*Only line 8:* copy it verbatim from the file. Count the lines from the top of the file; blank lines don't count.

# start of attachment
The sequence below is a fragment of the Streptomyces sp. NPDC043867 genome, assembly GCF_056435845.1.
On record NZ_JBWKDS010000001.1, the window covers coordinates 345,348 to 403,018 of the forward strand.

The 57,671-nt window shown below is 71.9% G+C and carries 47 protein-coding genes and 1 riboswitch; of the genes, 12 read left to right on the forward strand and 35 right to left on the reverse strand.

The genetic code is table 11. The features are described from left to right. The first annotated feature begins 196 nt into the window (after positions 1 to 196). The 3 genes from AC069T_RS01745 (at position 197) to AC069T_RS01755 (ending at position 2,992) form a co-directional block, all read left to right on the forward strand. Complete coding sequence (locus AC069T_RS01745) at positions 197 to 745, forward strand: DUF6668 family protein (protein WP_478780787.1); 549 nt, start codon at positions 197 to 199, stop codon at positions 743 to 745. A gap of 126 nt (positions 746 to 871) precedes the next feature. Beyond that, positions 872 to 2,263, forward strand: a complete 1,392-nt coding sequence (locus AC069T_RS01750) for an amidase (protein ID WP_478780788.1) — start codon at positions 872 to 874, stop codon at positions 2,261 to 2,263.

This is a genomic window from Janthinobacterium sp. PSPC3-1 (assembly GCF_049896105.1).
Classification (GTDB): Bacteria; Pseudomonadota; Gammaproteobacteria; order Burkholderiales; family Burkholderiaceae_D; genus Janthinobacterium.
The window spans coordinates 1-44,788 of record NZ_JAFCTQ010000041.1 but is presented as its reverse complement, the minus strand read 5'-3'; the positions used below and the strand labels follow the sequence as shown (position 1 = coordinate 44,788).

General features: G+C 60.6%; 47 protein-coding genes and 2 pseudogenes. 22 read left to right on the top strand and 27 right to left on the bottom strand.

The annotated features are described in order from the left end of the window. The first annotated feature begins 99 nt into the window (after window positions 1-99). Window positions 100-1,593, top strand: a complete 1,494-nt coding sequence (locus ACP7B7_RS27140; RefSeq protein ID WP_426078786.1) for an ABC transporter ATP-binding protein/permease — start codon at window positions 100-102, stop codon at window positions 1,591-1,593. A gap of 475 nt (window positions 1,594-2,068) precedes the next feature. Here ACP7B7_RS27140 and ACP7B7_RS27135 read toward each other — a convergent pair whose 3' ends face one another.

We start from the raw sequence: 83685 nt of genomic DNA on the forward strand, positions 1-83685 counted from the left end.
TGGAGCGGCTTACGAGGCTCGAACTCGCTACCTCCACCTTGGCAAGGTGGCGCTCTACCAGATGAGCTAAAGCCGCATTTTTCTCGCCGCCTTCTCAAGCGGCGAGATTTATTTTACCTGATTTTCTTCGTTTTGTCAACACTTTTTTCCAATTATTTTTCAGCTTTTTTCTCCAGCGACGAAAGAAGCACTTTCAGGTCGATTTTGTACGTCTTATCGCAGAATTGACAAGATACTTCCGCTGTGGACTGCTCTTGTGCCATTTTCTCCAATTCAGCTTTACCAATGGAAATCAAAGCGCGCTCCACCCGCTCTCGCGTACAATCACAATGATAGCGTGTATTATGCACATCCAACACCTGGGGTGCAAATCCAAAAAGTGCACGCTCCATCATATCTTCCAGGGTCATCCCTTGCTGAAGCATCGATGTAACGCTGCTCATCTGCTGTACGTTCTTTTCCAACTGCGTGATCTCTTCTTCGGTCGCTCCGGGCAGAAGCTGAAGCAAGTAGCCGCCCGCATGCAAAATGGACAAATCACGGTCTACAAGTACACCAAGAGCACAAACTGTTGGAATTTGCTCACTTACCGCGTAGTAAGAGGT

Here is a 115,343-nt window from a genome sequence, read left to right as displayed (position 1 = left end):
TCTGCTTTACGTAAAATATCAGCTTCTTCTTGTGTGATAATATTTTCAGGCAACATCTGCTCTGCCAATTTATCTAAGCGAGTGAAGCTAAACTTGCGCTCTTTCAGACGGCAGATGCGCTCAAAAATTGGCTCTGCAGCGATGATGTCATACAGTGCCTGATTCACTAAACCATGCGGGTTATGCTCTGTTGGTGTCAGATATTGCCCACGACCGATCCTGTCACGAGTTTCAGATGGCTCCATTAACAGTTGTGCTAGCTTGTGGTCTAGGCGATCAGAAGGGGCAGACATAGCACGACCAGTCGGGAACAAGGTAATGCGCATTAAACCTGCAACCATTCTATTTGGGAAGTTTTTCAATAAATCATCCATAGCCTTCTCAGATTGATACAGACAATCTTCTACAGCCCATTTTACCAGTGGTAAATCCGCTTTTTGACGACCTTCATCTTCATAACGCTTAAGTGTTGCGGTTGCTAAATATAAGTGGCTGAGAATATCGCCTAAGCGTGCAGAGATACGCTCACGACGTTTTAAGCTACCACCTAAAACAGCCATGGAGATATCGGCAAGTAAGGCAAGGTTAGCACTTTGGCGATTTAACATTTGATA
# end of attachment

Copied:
General features: G+C 60.6%; 47 protein-coding genes and 2 pseudogenes. 22 read left to right on the top strand and 27 right to left on the bottom strand.